Vilniaus office market hot as 2022 arrives, with available space set to grow slowly and prices to rise

Vilniaus office market hot as 2022 arrives, with available space set to grow slowly and prices to rise

The Vilnius office market is starting 2022 under pressure. The already limited supply of class A office space is set to increase only slowly, and that, together with inflation and the rising costs of building materials and labour, should push rents higher. Nevertheless, companies are continuing to actively plan expansion and relocation, according to the international real estate consultancy Newsec.

“Take-up in the last three months of 2021 was almost 32,400 square meters, for a full-year figure of 133,200 square meters. Companies that signed lease agreements include the fintech startup kevin., business consulting firm Guidehouse Lithuania, the logistics firm CargoGO Logistics, the design firm COWI Lietuva and others. Among those most active signing leases in the fourth quarter were IT and fintech companies that plan rapid growth. They will sustain the pulse of the Vilnius office market in 2022 as well,” says Indrė Narauskaitė, the Head of Office Solutions at Newsec in the Baltics.

Small supply encourages pre-lease deals

The overall rate of vacancy on the Vilnius office market rose in the last quarter of 2021 from 5.3% to 7.8%. In fact, new office supply in recent times has only involved class B+ and B properties (the Office 100, the second building of the Business Garden Vilnius, and the Naujasis Skansenas Ž), so available space only increased notably in class B offices, rising from 6.2% to 11.1%. The vacancy level for class A offices, meanwhile, shrank even further – from 4.3% to 3.4%.

Narauskaitė projects that vacancies at class A offices in Vilnius will increase very little this year, since the launches of new large projects have been pushed back to 2023 and only a few new class A business centres will open in 2022. New projects for 2022 that can be mentioned include the Girteka Park, BH Meraki, Core, Cloud Offices, Cyber City, Paupio Darboteka, Office Boutique, a new phase of the Business Stadium, and several others. Some of the space at these properties is already leased or is in active negotiation.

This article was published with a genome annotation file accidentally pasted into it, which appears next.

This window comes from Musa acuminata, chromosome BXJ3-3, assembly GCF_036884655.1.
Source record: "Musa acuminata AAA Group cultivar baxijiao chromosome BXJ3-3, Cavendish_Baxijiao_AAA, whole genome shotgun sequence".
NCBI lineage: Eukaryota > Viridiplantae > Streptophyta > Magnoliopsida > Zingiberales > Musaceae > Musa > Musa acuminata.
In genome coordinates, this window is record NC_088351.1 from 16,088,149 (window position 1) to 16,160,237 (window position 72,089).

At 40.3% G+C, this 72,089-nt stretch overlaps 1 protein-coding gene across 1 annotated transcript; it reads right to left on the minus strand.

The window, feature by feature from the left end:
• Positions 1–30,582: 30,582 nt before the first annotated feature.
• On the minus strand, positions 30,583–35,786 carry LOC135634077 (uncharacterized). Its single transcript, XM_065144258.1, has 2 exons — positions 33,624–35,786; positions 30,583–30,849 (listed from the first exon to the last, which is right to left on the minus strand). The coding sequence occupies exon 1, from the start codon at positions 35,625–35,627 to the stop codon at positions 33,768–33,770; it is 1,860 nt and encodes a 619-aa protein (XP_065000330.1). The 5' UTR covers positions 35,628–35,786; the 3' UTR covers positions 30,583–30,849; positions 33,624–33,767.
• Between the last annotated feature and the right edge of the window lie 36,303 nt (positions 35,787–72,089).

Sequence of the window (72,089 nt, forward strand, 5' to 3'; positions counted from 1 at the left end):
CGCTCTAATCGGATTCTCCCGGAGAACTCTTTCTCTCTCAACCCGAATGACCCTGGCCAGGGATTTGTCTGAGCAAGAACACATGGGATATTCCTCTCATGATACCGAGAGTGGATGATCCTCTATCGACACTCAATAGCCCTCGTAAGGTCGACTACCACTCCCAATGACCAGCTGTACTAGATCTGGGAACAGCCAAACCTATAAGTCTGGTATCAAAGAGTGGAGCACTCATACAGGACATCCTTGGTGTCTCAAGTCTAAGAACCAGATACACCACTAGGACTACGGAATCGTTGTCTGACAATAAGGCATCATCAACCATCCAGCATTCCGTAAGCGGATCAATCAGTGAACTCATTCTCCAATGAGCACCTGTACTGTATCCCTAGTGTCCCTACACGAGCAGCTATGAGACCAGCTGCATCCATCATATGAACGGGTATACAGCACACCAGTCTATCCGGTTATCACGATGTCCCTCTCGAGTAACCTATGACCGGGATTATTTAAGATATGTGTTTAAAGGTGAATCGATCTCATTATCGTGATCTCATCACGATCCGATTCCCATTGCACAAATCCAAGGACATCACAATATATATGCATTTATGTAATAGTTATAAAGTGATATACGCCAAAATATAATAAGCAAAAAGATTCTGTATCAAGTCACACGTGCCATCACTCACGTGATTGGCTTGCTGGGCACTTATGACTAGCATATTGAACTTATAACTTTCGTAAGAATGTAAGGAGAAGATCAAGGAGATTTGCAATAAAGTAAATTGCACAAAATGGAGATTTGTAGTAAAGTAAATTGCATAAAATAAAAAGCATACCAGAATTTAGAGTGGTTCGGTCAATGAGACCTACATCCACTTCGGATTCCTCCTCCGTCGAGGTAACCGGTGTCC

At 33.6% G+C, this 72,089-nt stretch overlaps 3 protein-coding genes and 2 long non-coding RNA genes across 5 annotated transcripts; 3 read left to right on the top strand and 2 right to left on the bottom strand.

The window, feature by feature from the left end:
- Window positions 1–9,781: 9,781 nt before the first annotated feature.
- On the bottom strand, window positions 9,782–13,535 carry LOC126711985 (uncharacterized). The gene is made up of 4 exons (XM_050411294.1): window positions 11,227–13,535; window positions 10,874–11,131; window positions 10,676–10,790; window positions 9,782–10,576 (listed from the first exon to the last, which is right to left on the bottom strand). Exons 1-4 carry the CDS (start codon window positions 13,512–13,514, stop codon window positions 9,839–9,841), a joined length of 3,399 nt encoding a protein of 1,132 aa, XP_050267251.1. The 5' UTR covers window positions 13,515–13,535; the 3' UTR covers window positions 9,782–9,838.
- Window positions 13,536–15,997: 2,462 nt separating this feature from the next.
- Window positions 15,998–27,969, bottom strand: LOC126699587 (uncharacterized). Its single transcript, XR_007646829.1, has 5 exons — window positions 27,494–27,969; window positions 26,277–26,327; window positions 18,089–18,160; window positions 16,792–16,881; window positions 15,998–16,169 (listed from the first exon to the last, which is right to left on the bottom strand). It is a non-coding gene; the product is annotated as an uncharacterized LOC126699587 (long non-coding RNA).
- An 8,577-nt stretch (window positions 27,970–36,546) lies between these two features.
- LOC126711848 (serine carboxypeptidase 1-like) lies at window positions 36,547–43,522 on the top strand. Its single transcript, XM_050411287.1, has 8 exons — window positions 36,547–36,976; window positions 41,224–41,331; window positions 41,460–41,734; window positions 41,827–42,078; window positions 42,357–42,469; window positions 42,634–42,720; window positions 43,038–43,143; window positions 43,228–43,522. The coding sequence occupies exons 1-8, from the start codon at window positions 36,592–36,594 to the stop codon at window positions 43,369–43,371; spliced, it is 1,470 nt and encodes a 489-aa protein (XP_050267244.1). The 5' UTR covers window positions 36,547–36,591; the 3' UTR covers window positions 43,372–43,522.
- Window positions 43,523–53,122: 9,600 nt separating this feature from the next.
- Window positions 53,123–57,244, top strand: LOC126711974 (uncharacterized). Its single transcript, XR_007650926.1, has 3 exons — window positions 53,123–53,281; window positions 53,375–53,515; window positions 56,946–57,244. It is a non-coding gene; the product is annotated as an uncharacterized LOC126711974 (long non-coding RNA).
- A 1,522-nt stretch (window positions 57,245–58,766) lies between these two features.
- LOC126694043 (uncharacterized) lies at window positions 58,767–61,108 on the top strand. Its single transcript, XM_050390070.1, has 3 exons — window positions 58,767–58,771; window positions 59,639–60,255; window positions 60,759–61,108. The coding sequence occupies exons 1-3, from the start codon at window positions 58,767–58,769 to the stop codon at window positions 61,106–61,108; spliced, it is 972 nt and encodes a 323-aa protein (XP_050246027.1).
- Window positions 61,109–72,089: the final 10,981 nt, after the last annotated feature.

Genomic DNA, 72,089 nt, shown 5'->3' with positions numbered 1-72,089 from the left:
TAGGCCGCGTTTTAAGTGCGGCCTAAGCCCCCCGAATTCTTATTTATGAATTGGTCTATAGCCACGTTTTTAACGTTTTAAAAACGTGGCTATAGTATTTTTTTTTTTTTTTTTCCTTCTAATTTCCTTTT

Due to fit-out delays and price increases last year, some tenants seeking office space will face difficulties this year. “Given the falling supply of available class A offices in Vilnius as well as longer construction times due to shortages of materials, tenants should start looking for office space as early as possible and be prepared for more difficult negotiations. The very limited choice of class A office space is leading companies to be more active making pre-lease deals, and prices are rising, the Head of Office Solutions at Newsec notes.

Inflation will also impact office rental rates

Rents for class A offices in the fourth quarter of 2021 were EUR 16-18 per square meter, compared to EUR 10-14 per sqm for class B offices. But Newsec predicts that over the next 12 months rates for class A properties in Vilnius my rise as high as EUR 20 per sqm excluding VAT.

“Contributing to the increase in rents will be last year’s rise in inflation in Lithuania, which will affect tenants who until now have had little experience of price indexation. In existing business centres, leases should be indexed to annual or average annual inflation. Meanwhile, rents for new offices will be pushed up by the rising costs of building materials, energy and labour. Price indexation should spur active negotiations between tenants and landlords, which will increase the need for tenant representation services,” Narauskaitė suggests.

Office geography is expanding and demands growing

The geography of modern office buildings in Vilnius will continue to expand this year. New office clusters are going up and attracting tenants near the western and southern ring roads, as for instance on Pilaitės Avenue and in the Vilkpėdė, Lazdynai and Naujamiestis districts. “Vilnius’s central business district remains popular, but tenants can now find quite a few alternatives in other parts of the capital with convenient access and developed infrastructure. These new clusters of offices will continue to spread in coming years,” says Narauskaitė.

She says the growing supply and diversity of new offices in different parts of the city will make the owners of older offices (built 5-10 years ago) seek ways to remain competitive and attract tenants. Some of them will invest in reconstruction, while others will reduce prices or offer more flexible lease agreements.

“Another clear trend affecting the office space segment recently is a sharp jump in competition for employees and a big focus by companies on making working conditions as attractive as possible. This has increased the importance of and investment in office interiors, layouts, ergonomics, and conditions related to health and well-being. It is foreseeable that soon the topic of sustainability will have a similar impact on offices. Developers will have to invest more in office sustainability solutions, not just because of investors’ increased interest in such buildings and readiness to pay more, but also due to the corporate social responsibility policies that international and larger local companies are putting into practice,” the Newsec expert adds.